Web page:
Saturday morning. Chris and M’Lissa Owens are marching towards me across the spacious convention center floor. Do they need to borrow a car? No: they need me and my press pass to slip into the trade show floor before it’s open and find some of the “most fake tasting” cherry syrup I can find. I oblige, eschewing the “New England Black Cherry” blends at the more upscale booths and coming back with a tiny cup of something deep pink, apparently for Gwilym…the secret to his success? We shall see.

Gwilym Davies’ performance begins by explaining “why espresso is disappointing”, and he goes on to explain that espresso is so fleeting and complex that tasting it is often more a composite of taste memories, a hastily compiled experience. His routine attempts to connect the espresso that lives in the mind and the espresso that lives in the cup…and to do this he has brought a stack of Carnac-the-Magnificent-style envelopes that he instructs the judges to open. They contain descriptors, four different words in each, and the judges set them aside and drink Gwilym’s espresso course. They’re asked to select the word that the espresso recalls to them the most, and when it’s signature drink time, these slips of paper are the road map. One judge has selected the descriptor that best interprets the espresso’s sweetness (they select “honey”), the rest choose cards referring to the texture, mouthfeel, the fruit flavor they get from the espresso, etc. (I’m sure I have some of these details wrong, by the way.) These point Gwilym towards the ingredients he’ll use to prepare the signature drink — which he explains is a 1/256 combination. Awesome! We end up with honey, hazelnut, butteriness, cherry (there’s that dot of syrup…) and he explains at the end that everything in the signature drink was variable until the last minute. (Shades of Devin Pedde‘s 2009 routine, but more like a card trick.)

Speaking of dP, I’m not fully awake yet at 12:30 and shove past the crowd of people at the Slayer Espresso booth to get a shot of the Rwanda C.O.E. Mike Phillips is using this weekend. Oh shit! This could work out really really well.

Back on the competition floor, Heather Perry is sorting through a box of flags of many nations. No, I can’t wave the giant American flag during Mike’s routine, I explain, because I’ll be taking pictures…but Heather suggests I could just take off my clothes and you know. Wear the flag. I am flattered but decline. I do take a small American flag for my back pocket. Jeez, I haven’t felt this patriotic about the US since November 4th…Ben Kaminsky kindly gives me a quesadilla about four minutes before Mike goes on, which I start to eat, until I realize that I am far too keyed up to eat.

So yeah, I’ve seen this guy Mike Phillips perform once or twice. He’s alright I guess. Kind of a hack. For those of you whose RSS readers are too slow to keep up with the traffic on Mike’s blog, Mike has changed his coffee from the Bolivian Anjilanaka he used at the GLRBC and USBC to a Rwandan. He tells the judges he is going to be preparing it in five different methods. Not just for fun but “because I feel like it matters”. Awesome.

Mike seems maybe as nervous as I’ve seen him, but I think that’s kind of a good thing: this energy could be directed in just the right way. In describing the what makes up the taste of his coffee, the “articulated” flavor within his cappuccinos, Mike tells the judges: “these aren’t things that happen by accident”. The crowd is bigger right now than it’s been all weekend, the audience hushed and staring at Mike and at the big screens. The roar when he is done fills the airplane hangar with the sound of euphoric nationalistic coffee pride. It is a strange and moving moment, swiftly eclipsed by dehydration and fatigue. Anybody got any limes and Da Vinci syrup backstage?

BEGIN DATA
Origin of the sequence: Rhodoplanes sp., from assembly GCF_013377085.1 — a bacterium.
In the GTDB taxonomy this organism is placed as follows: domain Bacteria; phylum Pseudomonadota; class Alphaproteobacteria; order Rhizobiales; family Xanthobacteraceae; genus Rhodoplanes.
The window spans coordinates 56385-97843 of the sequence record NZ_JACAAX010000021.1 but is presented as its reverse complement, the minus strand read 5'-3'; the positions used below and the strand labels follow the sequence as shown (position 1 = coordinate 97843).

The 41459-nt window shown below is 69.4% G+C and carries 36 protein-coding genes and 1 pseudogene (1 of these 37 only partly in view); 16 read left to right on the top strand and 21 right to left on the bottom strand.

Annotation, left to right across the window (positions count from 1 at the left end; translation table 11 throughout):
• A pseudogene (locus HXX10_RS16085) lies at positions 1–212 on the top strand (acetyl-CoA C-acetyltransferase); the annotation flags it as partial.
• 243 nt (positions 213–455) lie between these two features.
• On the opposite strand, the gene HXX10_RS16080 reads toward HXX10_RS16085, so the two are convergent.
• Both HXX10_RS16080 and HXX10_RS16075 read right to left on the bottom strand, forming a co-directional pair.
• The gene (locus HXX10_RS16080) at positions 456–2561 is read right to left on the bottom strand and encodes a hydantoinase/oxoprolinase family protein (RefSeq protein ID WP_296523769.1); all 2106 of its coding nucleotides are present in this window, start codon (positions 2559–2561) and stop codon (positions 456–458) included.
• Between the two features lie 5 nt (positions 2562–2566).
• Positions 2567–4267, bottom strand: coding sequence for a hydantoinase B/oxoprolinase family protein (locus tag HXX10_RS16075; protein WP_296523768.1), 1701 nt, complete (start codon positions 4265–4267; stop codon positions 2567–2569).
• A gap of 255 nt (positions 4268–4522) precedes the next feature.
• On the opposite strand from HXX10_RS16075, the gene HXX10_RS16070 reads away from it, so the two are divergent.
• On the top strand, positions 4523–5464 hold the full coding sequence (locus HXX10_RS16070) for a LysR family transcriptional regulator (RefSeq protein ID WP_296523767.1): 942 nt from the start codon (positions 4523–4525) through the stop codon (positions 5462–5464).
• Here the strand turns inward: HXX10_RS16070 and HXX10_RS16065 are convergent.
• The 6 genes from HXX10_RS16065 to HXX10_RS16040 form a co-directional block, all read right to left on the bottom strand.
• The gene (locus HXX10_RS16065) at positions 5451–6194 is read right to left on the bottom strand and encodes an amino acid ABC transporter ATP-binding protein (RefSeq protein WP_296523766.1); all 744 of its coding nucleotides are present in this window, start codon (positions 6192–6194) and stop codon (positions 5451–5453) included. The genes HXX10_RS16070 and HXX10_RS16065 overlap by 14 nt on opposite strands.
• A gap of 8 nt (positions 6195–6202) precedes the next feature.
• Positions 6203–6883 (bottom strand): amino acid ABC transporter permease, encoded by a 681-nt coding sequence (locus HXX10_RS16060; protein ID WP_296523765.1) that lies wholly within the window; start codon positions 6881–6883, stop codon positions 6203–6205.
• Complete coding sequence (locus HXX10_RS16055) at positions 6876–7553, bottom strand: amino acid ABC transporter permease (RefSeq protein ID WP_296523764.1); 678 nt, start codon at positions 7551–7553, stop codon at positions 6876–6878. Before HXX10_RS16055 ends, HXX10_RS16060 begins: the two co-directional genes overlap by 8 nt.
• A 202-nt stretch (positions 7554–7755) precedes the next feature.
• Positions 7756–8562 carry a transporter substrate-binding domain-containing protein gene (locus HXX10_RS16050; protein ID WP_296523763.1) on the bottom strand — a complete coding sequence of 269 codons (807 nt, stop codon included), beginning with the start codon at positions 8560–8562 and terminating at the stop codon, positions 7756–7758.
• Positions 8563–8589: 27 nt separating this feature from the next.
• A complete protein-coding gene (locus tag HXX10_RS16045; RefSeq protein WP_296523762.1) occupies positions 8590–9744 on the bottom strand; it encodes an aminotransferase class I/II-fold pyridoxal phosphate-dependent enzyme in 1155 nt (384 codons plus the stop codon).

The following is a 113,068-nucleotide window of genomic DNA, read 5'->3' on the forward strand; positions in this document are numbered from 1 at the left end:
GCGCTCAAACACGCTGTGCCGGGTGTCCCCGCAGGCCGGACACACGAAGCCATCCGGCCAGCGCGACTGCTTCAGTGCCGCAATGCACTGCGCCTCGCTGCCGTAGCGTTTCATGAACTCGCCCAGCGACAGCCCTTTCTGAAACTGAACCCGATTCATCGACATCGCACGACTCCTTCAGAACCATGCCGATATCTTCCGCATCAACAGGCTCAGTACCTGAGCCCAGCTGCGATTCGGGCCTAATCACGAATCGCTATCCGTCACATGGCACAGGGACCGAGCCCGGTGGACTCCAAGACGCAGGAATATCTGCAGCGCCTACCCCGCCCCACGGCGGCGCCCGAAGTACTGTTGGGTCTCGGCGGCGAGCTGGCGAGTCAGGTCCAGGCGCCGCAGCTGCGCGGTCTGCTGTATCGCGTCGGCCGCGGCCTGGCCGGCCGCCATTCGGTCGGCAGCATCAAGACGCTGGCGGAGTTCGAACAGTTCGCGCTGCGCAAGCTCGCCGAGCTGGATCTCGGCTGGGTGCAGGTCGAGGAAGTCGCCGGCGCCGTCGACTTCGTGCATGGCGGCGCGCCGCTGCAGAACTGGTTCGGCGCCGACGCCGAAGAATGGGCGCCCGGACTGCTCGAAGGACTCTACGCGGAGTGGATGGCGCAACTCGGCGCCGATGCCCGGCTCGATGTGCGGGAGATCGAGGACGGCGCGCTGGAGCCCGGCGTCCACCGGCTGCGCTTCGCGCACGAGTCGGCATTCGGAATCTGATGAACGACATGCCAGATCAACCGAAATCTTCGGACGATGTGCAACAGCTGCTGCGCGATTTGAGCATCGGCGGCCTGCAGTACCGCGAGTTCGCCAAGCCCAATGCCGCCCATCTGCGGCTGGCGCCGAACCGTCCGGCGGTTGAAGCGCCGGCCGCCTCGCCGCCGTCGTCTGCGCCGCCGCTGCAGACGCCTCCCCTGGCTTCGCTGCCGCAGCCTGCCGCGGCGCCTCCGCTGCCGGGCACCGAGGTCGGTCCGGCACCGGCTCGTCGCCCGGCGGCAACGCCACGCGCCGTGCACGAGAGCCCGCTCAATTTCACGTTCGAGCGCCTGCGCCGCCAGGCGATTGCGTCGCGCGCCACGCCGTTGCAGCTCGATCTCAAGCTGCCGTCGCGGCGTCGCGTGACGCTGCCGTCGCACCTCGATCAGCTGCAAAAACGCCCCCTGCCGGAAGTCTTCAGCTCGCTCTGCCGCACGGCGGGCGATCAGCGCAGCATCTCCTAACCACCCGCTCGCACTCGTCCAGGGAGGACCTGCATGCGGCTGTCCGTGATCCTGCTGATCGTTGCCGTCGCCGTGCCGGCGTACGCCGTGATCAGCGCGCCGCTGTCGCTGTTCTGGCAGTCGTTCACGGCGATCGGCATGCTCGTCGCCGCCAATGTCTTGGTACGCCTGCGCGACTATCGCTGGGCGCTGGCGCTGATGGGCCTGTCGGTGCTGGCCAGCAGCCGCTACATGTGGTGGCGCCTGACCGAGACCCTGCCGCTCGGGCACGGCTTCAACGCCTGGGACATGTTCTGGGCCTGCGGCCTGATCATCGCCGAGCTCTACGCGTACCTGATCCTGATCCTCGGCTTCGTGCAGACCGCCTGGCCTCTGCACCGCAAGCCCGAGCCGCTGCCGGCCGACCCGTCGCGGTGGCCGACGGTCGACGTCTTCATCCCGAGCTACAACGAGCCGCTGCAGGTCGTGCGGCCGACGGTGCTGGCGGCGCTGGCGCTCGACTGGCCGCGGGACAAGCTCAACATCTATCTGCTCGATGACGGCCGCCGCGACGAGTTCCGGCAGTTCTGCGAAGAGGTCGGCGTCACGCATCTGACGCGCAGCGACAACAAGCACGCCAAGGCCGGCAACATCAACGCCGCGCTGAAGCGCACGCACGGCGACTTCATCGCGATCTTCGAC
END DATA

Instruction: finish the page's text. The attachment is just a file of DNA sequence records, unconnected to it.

Raul Rodas from Guatemala is up in a few, and though I don’t see all of his routine, he’s relaxed, professional, and jamming to his music. He’s using Intelligentsia-roasted Huehuetenango? He’s dancing to Kanye? Everyone hearts Raul.

The last few competitors are a little bit of a blur, other than the sudden revelation that the girl from Norway is eighteen providing an awkward bit of post-match conversation for emcees Scott Lucey and Kyle Glanville… only to be topped when they try to figure out through miscommunication whether you really can eat the Polish competitor’s signature drink glasses. Izabela Popiolek seems pretty annoyed, but Scott insists on pressing her: “Are you saying your glasses are made out of sugar and violets? And we can eat them?” Oh yes.

And then there is waiting, and there are Krispy Kremes from Anette, and there is a backstage chat with Irish champ Colin Harmon who I learn left his job as a financier in Ireland to run a coffee cart…in plain view of his old office window. These are the romantic stories that make coffee lovely. Announcement time comes around 700023432 hours later, and a pigeon flies through the quiet room as we watch videos featuring Stephen Morrissey in multiple lab coats, and see a number of polite sponsor representatives tell us they’re ready to “get on with it”…for the better part of an hour. Tote bags are distributed. Hearts install themselves in throats. And here we are with our final list of finalists:

In today’s order of competition:

1. Sammy Piccolo, Canadian Barista Champion
2. Atila Molnar, Hungarian Barista Champion
3. Michael Phillips, United States Barista Champion
4. Lee Jong Hoon, Korean Barista Champion.
5. Gwilym Davies, United Kingdom Barista Champion
6. Colin Harmon, Irish Barista Champion

Sammy walks past me. “Yeah,” he says. “Walking dogs pays off.”

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